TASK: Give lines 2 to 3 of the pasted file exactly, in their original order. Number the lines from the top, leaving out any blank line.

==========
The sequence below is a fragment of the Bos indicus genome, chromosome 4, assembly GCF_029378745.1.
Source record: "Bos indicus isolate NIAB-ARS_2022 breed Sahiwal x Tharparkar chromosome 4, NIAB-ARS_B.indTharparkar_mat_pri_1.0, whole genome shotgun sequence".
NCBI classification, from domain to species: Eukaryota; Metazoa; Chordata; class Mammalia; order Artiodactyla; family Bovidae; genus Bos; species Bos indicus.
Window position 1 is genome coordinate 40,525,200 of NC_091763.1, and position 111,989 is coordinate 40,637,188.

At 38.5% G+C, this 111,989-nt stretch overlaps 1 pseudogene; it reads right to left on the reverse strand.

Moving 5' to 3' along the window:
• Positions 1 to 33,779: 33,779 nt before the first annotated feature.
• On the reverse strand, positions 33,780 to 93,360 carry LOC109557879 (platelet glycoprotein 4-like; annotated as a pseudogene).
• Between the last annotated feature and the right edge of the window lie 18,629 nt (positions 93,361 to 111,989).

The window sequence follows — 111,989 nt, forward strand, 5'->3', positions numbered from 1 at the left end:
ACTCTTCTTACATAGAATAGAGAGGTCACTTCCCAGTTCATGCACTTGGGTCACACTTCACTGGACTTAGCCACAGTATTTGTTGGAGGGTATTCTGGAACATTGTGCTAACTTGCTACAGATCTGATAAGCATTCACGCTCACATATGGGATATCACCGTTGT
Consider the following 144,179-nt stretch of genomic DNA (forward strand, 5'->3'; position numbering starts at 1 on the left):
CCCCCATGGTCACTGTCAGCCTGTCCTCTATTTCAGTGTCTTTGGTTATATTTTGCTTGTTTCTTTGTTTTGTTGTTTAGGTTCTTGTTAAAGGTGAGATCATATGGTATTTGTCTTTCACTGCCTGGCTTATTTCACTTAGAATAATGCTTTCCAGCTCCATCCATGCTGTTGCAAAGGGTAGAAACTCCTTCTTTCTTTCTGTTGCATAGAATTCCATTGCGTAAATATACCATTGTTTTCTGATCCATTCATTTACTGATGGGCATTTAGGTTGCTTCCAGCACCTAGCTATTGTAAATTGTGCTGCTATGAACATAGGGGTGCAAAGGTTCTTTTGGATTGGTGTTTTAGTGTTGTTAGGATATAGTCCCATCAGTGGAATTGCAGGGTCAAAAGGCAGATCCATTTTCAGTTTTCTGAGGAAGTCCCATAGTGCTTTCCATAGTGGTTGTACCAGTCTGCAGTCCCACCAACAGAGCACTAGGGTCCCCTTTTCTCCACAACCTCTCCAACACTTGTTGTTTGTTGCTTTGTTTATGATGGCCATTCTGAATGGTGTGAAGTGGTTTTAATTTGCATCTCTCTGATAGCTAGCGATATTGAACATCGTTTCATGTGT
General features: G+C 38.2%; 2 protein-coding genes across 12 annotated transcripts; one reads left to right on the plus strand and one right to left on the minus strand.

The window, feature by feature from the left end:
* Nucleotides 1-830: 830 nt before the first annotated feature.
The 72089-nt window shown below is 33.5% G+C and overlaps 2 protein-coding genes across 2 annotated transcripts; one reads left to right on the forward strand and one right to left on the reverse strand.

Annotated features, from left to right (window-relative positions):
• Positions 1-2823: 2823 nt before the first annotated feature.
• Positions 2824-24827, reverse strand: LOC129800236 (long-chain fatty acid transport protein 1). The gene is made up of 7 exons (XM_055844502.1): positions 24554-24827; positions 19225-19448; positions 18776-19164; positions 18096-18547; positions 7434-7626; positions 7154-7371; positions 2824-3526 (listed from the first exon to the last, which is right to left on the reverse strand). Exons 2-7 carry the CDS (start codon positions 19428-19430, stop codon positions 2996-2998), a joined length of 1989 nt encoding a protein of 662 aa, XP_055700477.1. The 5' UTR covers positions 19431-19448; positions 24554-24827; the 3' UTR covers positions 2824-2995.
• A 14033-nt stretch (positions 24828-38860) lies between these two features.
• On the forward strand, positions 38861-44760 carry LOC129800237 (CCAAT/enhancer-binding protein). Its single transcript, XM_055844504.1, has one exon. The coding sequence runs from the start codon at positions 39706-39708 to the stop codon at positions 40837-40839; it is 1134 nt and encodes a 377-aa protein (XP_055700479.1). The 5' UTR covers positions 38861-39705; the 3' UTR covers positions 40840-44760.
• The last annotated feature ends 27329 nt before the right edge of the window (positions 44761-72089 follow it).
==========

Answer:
Source record: "Bos indicus isolate NIAB-ARS_2022 breed Sahiwal x Tharparkar chromosome 4, NIAB-ARS_B.indTharparkar_mat_pri_1.0, whole genome shotgun sequence".
NCBI classification, from domain to species: Eukaryota; Metazoa; Chordata; class Mammalia; order Artiodactyla; family Bovidae; genus Bos; species Bos indicus.